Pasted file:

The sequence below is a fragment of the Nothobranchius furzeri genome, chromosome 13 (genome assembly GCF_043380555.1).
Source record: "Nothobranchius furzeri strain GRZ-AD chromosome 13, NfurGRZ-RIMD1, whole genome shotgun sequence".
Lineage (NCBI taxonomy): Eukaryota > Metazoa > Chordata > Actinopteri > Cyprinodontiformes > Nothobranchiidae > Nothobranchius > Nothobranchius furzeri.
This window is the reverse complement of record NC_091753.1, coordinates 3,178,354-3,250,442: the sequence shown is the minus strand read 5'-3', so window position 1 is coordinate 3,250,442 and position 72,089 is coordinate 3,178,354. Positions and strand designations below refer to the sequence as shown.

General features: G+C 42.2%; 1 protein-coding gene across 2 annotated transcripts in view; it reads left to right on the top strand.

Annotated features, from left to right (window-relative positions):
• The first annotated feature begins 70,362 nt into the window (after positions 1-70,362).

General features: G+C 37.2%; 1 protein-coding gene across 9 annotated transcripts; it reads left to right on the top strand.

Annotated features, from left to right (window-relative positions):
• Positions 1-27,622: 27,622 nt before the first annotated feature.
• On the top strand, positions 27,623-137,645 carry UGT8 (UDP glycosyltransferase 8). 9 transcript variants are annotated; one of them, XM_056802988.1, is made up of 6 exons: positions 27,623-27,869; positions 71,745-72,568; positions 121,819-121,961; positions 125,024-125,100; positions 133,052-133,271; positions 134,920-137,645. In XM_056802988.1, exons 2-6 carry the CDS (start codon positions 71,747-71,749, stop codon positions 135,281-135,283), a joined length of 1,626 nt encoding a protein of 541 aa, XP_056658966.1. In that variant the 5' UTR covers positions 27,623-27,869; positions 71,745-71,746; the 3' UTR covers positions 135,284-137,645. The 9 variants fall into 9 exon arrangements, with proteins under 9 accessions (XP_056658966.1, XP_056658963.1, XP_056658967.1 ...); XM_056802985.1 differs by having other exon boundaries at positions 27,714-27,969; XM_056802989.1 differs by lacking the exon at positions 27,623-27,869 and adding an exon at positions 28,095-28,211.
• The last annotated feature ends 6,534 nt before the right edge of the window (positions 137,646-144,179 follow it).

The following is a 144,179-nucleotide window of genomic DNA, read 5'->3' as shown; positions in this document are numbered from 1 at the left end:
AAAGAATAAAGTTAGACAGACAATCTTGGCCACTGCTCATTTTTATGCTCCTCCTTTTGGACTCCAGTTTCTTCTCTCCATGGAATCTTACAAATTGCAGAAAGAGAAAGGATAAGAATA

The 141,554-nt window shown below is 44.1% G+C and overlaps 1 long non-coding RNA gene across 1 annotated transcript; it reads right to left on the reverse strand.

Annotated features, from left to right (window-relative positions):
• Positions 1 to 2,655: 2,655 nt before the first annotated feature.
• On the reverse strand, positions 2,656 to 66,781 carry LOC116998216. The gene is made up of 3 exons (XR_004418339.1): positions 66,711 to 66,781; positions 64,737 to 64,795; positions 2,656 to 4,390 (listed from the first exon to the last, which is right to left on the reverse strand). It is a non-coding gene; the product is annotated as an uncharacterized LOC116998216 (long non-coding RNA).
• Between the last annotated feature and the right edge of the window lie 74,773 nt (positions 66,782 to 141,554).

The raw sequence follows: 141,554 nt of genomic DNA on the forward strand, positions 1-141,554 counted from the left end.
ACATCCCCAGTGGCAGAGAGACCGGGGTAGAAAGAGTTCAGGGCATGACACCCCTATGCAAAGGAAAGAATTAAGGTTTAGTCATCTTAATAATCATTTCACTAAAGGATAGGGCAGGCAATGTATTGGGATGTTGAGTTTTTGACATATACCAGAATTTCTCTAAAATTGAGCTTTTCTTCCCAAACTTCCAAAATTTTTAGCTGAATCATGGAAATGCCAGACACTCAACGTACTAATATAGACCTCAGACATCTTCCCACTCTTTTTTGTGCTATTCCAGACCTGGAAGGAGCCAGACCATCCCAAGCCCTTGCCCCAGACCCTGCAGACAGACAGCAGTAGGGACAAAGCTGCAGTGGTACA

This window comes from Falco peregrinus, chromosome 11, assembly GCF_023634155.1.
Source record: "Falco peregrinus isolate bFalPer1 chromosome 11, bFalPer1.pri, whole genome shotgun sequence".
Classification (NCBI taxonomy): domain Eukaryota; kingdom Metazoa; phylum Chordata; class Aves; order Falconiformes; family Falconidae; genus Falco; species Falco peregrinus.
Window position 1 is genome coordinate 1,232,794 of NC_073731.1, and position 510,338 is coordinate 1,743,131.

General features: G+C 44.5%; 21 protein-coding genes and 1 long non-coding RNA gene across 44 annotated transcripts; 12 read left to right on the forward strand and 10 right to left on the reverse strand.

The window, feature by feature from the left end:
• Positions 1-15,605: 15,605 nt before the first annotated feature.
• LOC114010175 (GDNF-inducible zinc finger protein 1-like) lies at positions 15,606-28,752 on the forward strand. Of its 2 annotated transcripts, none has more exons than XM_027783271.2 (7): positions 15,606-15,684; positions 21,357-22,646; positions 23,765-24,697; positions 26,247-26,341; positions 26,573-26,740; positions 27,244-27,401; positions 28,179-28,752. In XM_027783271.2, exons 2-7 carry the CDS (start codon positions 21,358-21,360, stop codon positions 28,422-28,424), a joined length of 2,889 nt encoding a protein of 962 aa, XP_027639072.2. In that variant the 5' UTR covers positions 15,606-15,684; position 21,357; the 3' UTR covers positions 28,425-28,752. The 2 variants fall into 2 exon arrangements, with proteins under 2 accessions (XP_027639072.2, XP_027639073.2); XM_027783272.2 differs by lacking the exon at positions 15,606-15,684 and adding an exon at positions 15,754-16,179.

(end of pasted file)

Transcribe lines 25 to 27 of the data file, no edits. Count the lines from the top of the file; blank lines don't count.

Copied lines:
Window position 1 is genome coordinate 1,232,794 of NC_073731.1, and position 510,338 is coordinate 1,743,131.

General features: G+C 44.5%; 21 protein-coding genes and 1 long non-coding RNA gene across 44 annotated transcripts; 12 read left to right on the forward strand and 10 right to left on the reverse strand.

The window, feature by feature from the left end: